For dove, I use #9s. No matter how high up they are, I use #9s. I’ve mentioned this before on the site, so I won’t go into too much detail now, but #9s were recommended to me by an excellent shot when we were down in Colombia. I tried #7-1/2s, #8s and #9s literally by the case. I got more clean kills, dead in the air, with #9s. So that’s what I use. The dove is a very soft bird, but its vitals aren’t very large, so fine shot seems best. It gives adequate penetration and has the advantage of high pellet count on the small target.
For pigeons at tower releases (when there aren’t shot size rules as there are in box birds) I like #6 because they allow me to poach on the guy two butts over (as he is doing equally gleefully to me).
As to “slapper” loads for downed duck, steel has changed all that. When a duck is in the water, but heads up, its back is heavily protected by its wings. Most of its vitals are under water, so the head is all that is left to shoot at. The spine and brain make a REAL small target. The problem isn’t penetration, it’s just getting enough pellets in your charge to get one or two into the head. That means fine shot. In steel, that is probably #6. I wouldn’t argue with #8s in the other heavier non-toxics. Either of these would give you plenty of penetration at 40 yards IF you could just get a couple into the head. That’s the hard part. A wounded duck on the water some distance out can be a real trial unless you have a good dog.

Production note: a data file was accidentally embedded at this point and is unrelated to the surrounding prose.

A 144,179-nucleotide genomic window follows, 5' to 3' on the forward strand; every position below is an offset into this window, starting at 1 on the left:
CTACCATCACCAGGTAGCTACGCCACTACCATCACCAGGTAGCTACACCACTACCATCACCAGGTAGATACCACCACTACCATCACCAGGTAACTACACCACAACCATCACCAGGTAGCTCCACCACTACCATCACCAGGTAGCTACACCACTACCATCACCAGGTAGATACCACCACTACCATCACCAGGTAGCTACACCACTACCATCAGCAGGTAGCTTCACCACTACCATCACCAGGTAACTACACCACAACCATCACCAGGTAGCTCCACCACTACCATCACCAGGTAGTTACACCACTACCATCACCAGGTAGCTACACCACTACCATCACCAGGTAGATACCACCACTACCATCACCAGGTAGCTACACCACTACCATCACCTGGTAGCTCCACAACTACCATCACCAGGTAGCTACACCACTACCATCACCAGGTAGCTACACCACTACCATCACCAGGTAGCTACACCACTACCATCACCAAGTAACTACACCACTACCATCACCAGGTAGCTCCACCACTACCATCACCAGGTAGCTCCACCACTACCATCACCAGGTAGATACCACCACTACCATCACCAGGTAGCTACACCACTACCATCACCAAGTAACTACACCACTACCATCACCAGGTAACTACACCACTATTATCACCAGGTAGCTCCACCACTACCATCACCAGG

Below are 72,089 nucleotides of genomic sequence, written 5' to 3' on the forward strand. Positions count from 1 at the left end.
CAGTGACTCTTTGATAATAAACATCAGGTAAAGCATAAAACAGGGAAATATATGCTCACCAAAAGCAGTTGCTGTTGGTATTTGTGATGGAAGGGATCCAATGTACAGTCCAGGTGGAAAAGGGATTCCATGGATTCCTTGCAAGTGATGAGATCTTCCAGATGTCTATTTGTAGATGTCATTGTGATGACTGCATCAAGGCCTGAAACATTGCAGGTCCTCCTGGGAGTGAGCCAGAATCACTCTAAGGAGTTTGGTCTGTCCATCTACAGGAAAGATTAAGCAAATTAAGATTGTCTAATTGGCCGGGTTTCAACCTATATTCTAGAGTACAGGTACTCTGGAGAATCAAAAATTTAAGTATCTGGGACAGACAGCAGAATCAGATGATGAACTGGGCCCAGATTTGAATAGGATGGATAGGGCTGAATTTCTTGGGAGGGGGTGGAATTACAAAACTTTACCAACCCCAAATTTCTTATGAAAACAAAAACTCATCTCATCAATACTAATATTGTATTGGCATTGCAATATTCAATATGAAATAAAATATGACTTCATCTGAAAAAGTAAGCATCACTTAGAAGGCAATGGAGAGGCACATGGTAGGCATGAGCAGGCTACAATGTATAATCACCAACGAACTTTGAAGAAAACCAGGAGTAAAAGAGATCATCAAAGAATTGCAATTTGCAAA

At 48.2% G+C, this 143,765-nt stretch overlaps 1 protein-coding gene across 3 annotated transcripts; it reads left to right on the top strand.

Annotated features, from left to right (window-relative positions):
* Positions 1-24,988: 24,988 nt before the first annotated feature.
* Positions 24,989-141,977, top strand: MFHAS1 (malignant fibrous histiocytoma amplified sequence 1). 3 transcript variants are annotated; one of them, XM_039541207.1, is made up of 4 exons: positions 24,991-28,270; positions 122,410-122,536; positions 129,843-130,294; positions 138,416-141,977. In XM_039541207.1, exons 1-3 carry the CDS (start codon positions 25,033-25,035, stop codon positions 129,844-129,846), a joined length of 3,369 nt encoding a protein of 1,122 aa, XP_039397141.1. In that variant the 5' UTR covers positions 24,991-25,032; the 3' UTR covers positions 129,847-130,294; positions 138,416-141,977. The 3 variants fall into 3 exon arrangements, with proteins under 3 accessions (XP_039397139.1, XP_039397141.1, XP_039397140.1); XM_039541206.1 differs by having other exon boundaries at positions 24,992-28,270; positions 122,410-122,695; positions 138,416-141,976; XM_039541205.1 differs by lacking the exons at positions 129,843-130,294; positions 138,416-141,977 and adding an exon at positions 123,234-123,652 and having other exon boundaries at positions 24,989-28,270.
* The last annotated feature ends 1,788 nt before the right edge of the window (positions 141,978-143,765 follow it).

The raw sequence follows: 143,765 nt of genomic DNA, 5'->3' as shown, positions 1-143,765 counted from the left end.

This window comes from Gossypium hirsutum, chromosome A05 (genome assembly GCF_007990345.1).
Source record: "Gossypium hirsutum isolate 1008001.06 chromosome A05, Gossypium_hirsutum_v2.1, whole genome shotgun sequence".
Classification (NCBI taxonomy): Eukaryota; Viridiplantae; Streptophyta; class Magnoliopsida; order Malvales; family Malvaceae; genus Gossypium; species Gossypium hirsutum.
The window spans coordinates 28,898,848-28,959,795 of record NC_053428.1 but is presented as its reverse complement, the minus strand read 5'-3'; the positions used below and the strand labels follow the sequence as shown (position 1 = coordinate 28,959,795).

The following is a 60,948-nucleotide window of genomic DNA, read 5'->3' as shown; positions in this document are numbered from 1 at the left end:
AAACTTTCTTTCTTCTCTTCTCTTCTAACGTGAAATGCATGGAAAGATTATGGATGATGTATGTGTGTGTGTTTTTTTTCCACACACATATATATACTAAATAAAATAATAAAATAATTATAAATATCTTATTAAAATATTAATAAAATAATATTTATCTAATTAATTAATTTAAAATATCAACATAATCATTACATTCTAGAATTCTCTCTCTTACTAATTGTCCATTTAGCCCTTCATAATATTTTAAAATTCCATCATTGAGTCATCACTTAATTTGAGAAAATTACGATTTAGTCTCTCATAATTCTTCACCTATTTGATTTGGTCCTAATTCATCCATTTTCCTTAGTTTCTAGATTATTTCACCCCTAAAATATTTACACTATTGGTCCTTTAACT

As to trying to have your cake (pellet count) and eat it too (penetration), the idea of using fine shot at high velocity is appealing. Unfortunately, it sounds better than it is. If you look at the retained energy numbers you will find that shot loses its velocity very quickly. The faster it starts out, the faster it loses its velocity. Pellets that start 200 fps faster do not end up 200 fps faster at 40 yards. Generally, going up in pellet size gets you much more retained energy at distance than increasing speed. High velocity also tends to damage more pellets due to setback so the patterns tend to open up, all things being equal. I also find that in my light game guns the heavy loads are harder to control for a second shot. I prefer to get my “power” from pellet size, not speed.
Also, by shooting normal velocity loads (around 1200 fps for lead upland, not steel), I come a little closer to shooting what I am used to when I shoot clay target loads. This way my clay target practice does me more good in the field. It isn’t perfect synergy, but it is closer than shooting clays with target loads and then switching to bazooka shells in the field.
So, on the bottom line, I guess that I am a bit more of a big pellet “penetration” advocate than I am a small pellet speed and “shock” advocate. Still, it’s personal preference for the most part. Use what you have faith in. If you don’ t have much luck, use what your buddies have faith in. Then no matter what happens, you will at least be able to borrow shells when you run out.
The Technoid writing for Shotgun Report, LLC
(Often in error, never in doubt.)